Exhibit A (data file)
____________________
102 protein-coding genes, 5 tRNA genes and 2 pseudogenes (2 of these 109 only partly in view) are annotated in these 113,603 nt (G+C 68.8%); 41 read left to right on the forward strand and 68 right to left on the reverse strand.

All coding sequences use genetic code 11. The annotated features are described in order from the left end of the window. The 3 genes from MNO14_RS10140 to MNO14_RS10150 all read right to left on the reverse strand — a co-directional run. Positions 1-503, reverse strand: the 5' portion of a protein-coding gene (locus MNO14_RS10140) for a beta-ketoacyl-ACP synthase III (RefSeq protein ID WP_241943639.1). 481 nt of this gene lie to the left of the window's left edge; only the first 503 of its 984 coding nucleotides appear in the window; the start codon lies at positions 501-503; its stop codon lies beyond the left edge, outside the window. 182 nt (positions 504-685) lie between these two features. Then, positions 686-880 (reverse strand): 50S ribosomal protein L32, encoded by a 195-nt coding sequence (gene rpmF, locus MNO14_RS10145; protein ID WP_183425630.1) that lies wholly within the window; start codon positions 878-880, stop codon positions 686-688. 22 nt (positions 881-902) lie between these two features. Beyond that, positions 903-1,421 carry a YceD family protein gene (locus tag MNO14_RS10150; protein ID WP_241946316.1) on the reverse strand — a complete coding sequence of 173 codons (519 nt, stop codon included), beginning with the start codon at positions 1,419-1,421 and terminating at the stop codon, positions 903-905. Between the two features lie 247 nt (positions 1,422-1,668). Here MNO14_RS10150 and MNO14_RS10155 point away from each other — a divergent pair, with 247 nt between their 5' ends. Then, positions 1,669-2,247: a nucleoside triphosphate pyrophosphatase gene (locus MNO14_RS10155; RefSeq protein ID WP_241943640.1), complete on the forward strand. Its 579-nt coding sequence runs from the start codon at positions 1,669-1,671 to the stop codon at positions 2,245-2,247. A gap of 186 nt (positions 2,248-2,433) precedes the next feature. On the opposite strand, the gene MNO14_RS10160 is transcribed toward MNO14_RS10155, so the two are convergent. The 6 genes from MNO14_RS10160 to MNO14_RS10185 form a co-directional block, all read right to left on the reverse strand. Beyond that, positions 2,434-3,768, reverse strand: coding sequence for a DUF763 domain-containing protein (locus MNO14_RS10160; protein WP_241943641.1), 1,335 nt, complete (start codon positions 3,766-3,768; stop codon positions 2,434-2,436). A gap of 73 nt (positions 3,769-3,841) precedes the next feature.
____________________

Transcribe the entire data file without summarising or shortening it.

102 protein-coding genes, 5 tRNA genes and 2 pseudogenes (2 of these 109 only partly in view) are annotated in these 113,603 nt (G+C 68.8%); 41 read left to right on the forward strand and 68 right to left on the reverse strand.

All coding sequences use genetic code 11. The annotated features are described in order from the left end of the window. The 3 genes from MNO14_RS10140 to MNO14_RS10150 all read right to left on the reverse strand — a co-directional run. Positions 1-503, reverse strand: the 5' portion of a protein-coding gene (locus MNO14_RS10140) for a beta-ketoacyl-ACP synthase III (RefSeq protein ID WP_241943639.1). 481 nt of this gene lie to the left of the window's left edge; only the first 503 of its 984 coding nucleotides appear in the window; the start codon lies at positions 501-503; its stop codon lies beyond the left edge, outside the window. 182 nt (positions 504-685) lie between these two features. Then, positions 686-880 (reverse strand): 50S ribosomal protein L32, encoded by a 195-nt coding sequence (gene rpmF, locus MNO14_RS10145; protein ID WP_183425630.1) that lies wholly within the window; start codon positions 878-880, stop codon positions 686-688. 22 nt (positions 881-902) lie between these two features. Beyond that, positions 903-1,421 carry a YceD family protein gene (locus tag MNO14_RS10150; protein ID WP_241946316.1) on the reverse strand — a complete coding sequence of 173 codons (519 nt, stop codon included), beginning with the start codon at positions 1,419-1,421 and terminating at the stop codon, positions 903-905. Between the two features lie 247 nt (positions 1,422-1,668). Here MNO14_RS10150 and MNO14_RS10155 point away from each other — a divergent pair, with 247 nt between their 5' ends. Then, positions 1,669-2,247: a nucleoside triphosphate pyrophosphatase gene (locus MNO14_RS10155; RefSeq protein ID WP_241943640.1), complete on the forward strand. Its 579-nt coding sequence runs from the start codon at positions 1,669-1,671 to the stop codon at positions 2,245-2,247. A gap of 186 nt (positions 2,248-2,433) precedes the next feature. On the opposite strand, the gene MNO14_RS10160 is transcribed toward MNO14_RS10155, so the two are convergent. The 6 genes from MNO14_RS10160 to MNO14_RS10185 form a co-directional block, all read right to left on the reverse strand. Beyond that, positions 2,434-3,768, reverse strand: coding sequence for a DUF763 domain-containing protein (locus MNO14_RS10160; protein WP_241943641.1), 1,335 nt, complete (start codon positions 3,766-3,768; stop codon positions 2,434-2,436). A gap of 73 nt (positions 3,769-3,841) precedes the next feature.